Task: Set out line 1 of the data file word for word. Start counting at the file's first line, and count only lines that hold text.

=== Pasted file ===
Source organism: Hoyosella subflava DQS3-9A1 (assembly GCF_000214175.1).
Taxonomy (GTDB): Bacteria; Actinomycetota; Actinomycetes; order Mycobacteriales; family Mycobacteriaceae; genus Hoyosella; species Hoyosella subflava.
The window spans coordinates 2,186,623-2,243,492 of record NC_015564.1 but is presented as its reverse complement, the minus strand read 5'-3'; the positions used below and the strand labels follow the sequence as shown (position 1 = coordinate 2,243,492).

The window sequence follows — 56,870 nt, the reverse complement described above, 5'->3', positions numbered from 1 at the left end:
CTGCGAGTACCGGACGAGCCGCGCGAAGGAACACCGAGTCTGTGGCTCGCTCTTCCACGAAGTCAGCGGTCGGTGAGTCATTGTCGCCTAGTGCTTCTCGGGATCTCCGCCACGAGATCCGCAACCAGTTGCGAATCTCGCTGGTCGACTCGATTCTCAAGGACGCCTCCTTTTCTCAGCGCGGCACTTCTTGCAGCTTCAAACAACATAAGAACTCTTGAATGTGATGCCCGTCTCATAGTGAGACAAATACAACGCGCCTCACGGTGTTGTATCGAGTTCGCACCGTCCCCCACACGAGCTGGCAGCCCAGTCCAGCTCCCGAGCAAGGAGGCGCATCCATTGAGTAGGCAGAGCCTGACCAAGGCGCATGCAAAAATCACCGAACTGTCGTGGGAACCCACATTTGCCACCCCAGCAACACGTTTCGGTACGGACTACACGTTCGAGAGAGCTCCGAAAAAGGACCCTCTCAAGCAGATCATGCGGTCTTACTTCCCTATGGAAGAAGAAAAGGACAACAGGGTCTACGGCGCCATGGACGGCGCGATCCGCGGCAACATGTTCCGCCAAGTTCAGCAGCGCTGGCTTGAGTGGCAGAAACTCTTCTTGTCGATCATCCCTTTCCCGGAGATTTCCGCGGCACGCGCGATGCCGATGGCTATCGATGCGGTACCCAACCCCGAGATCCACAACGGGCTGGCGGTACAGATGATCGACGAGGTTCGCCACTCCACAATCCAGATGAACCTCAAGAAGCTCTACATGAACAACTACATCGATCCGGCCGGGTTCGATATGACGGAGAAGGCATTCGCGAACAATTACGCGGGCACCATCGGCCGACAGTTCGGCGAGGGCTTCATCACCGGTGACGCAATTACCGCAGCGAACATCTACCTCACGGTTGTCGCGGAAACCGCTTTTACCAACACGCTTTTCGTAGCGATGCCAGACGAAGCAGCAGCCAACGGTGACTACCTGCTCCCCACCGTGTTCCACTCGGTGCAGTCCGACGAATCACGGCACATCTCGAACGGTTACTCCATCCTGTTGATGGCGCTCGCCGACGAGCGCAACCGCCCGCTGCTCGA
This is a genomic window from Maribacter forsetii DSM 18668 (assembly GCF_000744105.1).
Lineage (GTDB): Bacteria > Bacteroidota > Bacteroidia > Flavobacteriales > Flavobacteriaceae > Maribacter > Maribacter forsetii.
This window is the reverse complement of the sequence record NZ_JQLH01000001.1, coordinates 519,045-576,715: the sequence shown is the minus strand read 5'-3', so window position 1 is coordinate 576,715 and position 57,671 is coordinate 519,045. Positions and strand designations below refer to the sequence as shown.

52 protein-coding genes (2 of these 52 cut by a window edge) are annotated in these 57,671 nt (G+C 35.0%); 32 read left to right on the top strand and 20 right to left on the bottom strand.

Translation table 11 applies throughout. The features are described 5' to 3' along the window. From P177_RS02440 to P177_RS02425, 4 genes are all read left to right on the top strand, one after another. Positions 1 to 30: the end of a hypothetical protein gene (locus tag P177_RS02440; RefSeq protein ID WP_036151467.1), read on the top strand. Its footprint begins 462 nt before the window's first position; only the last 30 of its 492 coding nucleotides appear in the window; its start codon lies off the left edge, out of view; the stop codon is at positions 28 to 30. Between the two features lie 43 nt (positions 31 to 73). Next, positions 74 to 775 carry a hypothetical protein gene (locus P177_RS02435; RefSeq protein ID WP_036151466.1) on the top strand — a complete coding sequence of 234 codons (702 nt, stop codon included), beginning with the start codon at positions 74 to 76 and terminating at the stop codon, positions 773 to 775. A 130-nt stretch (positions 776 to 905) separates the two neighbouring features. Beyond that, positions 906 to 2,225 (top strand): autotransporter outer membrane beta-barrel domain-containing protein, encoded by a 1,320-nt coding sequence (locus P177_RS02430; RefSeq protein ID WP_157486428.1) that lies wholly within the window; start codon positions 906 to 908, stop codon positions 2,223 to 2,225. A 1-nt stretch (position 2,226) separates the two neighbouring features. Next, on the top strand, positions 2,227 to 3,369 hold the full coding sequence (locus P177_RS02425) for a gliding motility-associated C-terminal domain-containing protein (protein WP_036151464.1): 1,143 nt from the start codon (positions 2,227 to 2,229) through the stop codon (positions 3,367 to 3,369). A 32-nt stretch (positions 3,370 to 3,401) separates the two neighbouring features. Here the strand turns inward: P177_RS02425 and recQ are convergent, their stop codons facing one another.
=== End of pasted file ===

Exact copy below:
Source organism: Hoyosella subflava DQS3-9A1 (assembly GCF_000214175.1).